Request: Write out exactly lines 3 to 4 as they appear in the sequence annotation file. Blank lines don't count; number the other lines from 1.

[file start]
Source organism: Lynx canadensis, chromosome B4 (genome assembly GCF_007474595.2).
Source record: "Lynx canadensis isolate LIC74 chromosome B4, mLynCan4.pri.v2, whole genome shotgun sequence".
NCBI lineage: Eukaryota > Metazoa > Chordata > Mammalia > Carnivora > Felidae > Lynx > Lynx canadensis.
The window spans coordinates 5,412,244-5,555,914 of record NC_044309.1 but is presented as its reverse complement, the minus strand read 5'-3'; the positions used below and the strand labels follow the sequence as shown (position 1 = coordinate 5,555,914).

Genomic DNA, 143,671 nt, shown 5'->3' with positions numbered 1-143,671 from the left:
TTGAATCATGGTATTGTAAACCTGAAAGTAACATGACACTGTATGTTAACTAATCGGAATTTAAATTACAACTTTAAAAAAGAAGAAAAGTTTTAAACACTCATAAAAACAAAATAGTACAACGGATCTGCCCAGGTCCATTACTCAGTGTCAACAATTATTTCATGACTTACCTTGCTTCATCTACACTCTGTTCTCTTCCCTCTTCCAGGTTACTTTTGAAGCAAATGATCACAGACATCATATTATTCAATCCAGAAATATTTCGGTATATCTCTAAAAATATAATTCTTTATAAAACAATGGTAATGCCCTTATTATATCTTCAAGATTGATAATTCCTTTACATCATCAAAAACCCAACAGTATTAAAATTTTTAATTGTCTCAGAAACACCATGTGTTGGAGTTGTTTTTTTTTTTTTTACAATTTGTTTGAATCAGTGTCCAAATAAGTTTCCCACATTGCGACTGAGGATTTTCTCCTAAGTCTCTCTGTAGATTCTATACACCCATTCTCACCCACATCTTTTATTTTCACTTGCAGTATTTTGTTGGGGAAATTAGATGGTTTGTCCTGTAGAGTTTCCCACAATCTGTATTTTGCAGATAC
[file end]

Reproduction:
NCBI lineage: Eukaryota > Metazoa > Chordata > Mammalia > Carnivora > Felidae > Lynx > Lynx canadensis.
The window spans coordinates 5,412,244-5,555,914 of record NC_044309.1 but is presented as its reverse complement, the minus strand read 5'-3'; the positions used below and the strand labels follow the sequence as shown (position 1 = coordinate 5,555,914).